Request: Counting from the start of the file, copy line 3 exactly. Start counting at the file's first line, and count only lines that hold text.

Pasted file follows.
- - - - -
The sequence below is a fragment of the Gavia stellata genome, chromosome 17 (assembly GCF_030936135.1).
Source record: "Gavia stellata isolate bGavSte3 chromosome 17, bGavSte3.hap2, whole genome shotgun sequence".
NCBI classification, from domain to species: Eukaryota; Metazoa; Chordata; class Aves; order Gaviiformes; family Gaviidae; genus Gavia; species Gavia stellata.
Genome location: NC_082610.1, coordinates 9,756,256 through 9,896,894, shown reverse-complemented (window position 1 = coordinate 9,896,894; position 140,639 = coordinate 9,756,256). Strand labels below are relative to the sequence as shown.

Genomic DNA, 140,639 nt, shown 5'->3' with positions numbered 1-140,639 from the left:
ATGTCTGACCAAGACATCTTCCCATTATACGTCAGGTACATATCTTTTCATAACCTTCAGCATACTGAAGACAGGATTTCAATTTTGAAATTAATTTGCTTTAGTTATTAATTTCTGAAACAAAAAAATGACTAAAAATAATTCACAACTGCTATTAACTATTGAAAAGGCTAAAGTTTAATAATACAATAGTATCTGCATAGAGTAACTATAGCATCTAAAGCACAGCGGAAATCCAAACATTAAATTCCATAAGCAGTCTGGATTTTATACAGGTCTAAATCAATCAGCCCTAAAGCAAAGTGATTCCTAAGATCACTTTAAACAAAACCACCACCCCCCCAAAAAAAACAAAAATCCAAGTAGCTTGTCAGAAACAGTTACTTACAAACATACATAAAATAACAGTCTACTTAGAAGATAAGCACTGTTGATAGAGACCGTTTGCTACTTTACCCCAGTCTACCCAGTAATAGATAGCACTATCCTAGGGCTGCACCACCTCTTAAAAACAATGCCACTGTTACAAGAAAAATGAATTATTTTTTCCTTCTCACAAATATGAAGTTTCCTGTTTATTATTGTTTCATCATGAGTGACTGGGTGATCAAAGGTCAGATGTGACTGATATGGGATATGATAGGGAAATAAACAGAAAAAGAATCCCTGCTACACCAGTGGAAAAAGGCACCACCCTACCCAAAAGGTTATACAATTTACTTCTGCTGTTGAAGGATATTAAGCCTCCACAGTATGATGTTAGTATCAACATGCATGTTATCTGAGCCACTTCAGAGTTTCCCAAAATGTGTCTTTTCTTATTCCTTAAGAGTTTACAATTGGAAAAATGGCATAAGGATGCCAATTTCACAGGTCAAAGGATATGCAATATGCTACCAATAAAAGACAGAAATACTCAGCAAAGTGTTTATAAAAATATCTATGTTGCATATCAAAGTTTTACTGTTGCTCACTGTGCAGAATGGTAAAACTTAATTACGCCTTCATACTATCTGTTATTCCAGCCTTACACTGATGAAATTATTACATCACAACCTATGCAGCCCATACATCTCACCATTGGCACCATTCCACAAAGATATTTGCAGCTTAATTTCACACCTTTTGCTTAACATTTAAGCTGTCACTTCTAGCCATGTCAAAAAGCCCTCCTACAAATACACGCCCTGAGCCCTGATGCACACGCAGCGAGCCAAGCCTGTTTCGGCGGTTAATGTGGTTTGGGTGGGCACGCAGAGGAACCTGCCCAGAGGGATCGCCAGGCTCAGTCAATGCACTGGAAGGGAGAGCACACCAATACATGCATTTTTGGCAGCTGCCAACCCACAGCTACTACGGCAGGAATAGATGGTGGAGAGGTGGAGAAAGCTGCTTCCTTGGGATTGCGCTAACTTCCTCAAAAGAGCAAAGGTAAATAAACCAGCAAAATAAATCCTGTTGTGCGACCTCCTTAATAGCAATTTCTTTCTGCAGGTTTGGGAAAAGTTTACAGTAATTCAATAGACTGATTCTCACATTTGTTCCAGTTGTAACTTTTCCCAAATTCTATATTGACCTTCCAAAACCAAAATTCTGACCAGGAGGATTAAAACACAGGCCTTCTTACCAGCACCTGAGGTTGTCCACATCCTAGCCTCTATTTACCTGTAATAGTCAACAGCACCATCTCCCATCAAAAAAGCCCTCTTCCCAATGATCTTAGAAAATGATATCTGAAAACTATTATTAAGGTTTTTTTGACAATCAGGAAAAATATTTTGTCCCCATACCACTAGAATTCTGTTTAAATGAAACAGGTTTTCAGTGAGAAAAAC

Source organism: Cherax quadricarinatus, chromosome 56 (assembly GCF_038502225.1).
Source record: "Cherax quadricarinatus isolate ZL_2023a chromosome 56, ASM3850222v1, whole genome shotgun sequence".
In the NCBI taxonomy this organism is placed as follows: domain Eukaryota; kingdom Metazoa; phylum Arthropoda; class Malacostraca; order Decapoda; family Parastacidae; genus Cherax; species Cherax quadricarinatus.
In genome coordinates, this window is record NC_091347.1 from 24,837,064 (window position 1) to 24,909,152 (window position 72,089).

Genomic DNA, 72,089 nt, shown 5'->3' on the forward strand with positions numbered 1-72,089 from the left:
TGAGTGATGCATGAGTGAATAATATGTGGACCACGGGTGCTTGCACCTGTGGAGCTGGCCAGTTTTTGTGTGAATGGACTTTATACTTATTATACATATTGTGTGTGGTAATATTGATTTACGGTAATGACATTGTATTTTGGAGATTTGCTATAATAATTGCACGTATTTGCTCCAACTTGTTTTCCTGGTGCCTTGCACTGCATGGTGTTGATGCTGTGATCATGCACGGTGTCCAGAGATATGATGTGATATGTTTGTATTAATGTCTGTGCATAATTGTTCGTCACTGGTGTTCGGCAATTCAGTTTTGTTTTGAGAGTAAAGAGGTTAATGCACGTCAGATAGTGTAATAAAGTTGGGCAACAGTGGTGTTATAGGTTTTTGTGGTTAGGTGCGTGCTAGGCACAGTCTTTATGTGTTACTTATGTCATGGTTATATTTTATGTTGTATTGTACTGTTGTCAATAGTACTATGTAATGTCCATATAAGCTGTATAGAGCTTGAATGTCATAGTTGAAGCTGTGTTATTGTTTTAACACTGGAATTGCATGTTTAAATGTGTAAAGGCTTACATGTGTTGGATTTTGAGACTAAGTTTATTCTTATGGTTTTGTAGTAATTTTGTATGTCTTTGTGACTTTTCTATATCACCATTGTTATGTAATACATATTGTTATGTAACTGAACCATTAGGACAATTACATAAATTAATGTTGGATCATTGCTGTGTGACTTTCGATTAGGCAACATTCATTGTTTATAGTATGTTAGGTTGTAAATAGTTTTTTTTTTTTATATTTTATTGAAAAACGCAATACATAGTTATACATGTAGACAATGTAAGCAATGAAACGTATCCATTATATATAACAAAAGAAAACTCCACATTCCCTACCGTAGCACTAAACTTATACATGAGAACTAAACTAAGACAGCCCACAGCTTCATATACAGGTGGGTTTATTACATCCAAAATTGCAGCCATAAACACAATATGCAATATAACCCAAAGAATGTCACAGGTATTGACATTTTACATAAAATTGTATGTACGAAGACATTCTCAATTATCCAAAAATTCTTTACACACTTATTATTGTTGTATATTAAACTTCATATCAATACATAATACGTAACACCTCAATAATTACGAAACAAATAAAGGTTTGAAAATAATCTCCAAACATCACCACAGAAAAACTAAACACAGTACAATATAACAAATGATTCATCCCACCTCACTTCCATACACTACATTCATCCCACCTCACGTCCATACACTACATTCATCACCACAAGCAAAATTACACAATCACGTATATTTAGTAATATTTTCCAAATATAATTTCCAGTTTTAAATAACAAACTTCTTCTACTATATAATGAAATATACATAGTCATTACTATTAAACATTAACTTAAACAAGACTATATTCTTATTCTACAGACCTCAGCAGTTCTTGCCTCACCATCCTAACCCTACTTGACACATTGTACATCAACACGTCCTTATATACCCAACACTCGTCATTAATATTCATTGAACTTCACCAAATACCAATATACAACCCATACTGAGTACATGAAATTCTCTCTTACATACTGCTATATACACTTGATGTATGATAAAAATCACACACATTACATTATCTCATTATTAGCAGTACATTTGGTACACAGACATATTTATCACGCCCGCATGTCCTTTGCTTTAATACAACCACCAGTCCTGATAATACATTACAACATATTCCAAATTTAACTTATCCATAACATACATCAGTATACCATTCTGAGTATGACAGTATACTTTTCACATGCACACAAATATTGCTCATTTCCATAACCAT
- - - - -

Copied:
NCBI classification, from domain to species: Eukaryota; Metazoa; Chordata; class Aves; order Gaviiformes; family Gaviidae; genus Gavia; species Gavia stellata.